Tuesday, August 24, 2010

Welcome to the Class


Welcome to the class and I hope you find it an very enjoyable and rewarding experience.

The first assigned readings, Secrets of Social Media Marketing (Gillin) pp. 1-94 set the tone for almost any social media program. The emphasis is on embracing change, something most people do not handle very well, particularly in an organizational environment. The real-world of work often is a risk averse environment where people are not rewarded for creative and innovative ideas but rather for how well they maintain the "status quo" and curry favor with their immediate superiors. This environment, to a great extent, represents a barrier to social media initiatives.

The author also highlights a number of other issues of importance to marketers and illustrates the power of social media with some excellent real world examples, Blendtec, etc.

The author makes several points worth discussing or reflecting on. First, social media is perfect for organizations that have more time than money. As indicated on page 17, "social media is cheap." Well, Deborah indicated that it is not cheap, but she meant that it does require time--traditional promotional campaigns also require time and entail hundreds of thousands of dollars--something social media seldom requires. Why are advertising revenues declining for daily newspapers, magazines, etc?

The author also indicates that social media is not simply for B2C companies, but is also of great value in B2B firms. Last semester our Practicum course, offered in the spring semester, had one B2B firm in the client list and social media is as relevant to them as it is to the Louisville Zoo (another firm that we worked with last semester).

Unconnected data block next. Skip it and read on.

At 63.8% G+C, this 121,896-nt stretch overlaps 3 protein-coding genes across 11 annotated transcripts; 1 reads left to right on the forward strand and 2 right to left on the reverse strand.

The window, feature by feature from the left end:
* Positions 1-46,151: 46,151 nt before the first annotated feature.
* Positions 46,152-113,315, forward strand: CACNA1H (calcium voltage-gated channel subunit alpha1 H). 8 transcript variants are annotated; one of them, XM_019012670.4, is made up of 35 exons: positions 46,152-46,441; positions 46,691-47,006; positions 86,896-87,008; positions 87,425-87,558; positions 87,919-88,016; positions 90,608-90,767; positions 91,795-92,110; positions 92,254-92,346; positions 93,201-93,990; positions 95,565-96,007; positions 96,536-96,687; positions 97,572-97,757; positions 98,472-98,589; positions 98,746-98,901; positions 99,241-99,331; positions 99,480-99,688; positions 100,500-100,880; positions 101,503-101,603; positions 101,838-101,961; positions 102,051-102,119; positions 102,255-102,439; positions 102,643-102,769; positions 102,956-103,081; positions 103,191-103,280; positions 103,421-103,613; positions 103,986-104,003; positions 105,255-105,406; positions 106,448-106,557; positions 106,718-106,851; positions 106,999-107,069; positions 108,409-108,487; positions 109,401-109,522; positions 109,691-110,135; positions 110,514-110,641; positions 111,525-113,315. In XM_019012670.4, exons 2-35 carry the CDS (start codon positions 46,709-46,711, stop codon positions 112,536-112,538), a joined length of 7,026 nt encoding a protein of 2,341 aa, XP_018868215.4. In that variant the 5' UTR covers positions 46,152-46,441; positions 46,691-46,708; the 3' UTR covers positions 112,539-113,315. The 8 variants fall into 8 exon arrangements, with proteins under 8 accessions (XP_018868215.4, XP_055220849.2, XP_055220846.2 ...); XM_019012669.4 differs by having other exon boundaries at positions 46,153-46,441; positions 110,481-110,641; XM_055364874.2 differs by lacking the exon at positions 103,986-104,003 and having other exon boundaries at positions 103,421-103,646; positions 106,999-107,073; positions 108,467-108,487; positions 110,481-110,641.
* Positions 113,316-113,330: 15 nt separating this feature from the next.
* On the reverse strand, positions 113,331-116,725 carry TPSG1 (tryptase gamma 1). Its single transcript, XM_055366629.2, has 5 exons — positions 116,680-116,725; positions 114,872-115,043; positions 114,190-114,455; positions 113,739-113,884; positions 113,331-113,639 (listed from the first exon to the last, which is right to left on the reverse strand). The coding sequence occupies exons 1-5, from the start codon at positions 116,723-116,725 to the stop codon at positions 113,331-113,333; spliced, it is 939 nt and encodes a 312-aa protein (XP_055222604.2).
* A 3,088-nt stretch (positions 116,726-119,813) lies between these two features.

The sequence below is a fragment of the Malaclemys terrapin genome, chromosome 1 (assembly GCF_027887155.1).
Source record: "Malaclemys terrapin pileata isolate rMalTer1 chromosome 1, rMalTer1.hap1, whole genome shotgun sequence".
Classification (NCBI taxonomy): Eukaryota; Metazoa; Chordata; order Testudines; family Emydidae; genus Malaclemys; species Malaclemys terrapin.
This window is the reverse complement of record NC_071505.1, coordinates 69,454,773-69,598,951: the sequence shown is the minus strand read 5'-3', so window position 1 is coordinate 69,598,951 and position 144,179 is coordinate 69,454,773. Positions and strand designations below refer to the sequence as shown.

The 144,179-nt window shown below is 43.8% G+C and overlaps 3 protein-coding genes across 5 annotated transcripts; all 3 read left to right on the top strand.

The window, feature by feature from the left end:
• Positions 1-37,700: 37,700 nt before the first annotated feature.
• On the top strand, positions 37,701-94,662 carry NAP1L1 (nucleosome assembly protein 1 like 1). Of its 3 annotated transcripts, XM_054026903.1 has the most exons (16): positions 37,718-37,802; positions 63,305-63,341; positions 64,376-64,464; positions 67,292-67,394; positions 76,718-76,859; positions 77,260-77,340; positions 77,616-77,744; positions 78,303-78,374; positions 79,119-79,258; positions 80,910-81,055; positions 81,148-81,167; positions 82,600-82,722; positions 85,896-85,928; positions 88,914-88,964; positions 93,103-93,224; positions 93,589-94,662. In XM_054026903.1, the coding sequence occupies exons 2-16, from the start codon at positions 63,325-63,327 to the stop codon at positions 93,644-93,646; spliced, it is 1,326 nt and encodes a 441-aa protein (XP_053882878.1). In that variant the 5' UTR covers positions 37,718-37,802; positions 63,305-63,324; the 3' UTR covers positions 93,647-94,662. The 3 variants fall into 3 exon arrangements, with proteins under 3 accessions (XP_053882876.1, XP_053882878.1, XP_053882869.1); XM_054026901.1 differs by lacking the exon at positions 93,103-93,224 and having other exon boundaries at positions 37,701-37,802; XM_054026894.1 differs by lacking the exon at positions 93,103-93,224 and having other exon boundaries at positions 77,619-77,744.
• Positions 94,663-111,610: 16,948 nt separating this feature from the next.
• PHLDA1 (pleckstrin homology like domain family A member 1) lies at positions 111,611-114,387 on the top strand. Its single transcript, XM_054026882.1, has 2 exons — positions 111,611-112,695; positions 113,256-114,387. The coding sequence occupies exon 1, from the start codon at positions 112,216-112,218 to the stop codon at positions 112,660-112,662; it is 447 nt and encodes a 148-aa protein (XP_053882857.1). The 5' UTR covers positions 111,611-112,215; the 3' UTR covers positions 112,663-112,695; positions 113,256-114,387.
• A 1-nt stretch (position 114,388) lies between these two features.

In chapter 2 the author makes a very good point--"Start with the business goal, not the tools" stating that tools are secondary. However, in this course we will also focus on the tools and their applications in marketing, but the emphasis is on understanding what tools are appropriate and when, which in turn implies that you know what the organizational goals and objectives are.

Chapter 3 is a good discussion of tapping into the conversation that is occurring out there in the social media arena. This implies awareness of the conversation and the ability to first listen, listen, and listen objectively to that conversation. Again, this is a sensitive issue to most people. Why? What happens if you hear negative things about your firm, or perhaps about you personally?

You probably at this point noticed that this book, Secrets of Social Media Marketing, emphasizes blogs and blogging more than other social media venues. In chapter 4, the author talks about influence rs, a topic that Rosen discusses in detail in The Anatomy of Buzz Revisited.  The chapter offers some good information that you should keep in mind in preparing your module project--how the companies that you analyzed to complete the project identified and managed their influence rs.

Hope to hear from you in the near future and do post your thoughts and observations on the readings, your experiences, and any other insights that you think would be of interest to the class.